GUTFELD: We're all going to end up in the middle. We all know this. It's not going to be purely, you know, a private, free market solutions with no government involvement. And it's not going to be all government. It's going to be somewhere in the middle, but the first thing you've got to do is fix or get rid of Obamacare.


GUTFELD: A lot of alternatives. You focus on lawsuit abuse, medical savings accounts.


BOLLING: And by the way, this has to go through Congress as well, if you eliminate Obamacare and bring something else. So he has to work with Congress to come up with an alternative that is acceptable to Senate and Congress.

WILLIAMS: I agree with that.

BOLLING: You're taking something that he floated seven years ago as an alternative.


BOLLING: It's not perfect but it's certainly better.

WILLIAMS: There's nothing wrong with him. Why is Josh Earnest lamenting? Why is Chuck Schumer, who is the incoming.


BOLLING: Senate minority leader Chuck Schumer is also voicing his disapproval of the Price pick for HSS. Listen.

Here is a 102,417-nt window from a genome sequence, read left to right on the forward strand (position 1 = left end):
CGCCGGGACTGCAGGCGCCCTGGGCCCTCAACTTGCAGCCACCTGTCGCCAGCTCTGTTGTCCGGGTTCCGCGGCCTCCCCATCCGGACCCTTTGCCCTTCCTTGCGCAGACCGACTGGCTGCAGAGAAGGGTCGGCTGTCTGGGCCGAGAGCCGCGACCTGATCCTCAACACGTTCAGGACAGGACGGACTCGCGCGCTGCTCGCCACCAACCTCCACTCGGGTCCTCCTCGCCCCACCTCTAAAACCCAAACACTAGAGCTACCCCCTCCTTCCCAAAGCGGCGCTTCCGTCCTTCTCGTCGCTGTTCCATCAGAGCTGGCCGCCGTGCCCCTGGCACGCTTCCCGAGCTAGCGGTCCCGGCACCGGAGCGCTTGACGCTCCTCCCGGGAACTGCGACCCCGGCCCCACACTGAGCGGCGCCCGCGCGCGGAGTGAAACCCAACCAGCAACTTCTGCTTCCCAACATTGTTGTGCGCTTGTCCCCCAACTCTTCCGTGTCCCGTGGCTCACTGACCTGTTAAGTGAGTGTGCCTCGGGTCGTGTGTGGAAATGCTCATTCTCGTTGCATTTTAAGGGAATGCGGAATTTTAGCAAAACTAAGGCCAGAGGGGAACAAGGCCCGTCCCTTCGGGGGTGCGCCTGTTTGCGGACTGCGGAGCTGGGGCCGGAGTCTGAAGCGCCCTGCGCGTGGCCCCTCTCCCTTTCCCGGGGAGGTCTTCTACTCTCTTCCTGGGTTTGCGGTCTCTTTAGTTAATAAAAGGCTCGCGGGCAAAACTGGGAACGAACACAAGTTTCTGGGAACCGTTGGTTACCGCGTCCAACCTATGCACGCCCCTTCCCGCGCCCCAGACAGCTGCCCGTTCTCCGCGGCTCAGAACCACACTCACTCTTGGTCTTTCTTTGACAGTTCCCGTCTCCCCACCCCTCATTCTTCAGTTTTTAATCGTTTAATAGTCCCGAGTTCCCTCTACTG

CHUCK SCHUMER, SENATE MINORITY LEADER: I was just so disappointed to see the president-elect nominate Congressman Price to serve as secretary of Health and Human Services this morning. When it comes to issues like Medicare, the Affordable Care Act, and Planned Parenthood, Congressman Price and the average American couldn't be further apart.

There are a whole numbers of Republicans who are not going to be for privatizing Medicare, and there ought to be bipartisan support against a secretary who is going to privatize Medicare and not fund Plan Parenthood.


BOLLING: Go ahead, Juan.


WILLIAMS: So I was going to say, why is he saying that? Why is Nancy Pelosi saying families are going to get left out in the coal?



WILLIAMS: No, no. I think seniors will be scared legitimately because you know what, people like Medicare in this country. People like Social Security. This is Greg's point. It exists and it's hard to say I'm going to take this away from you.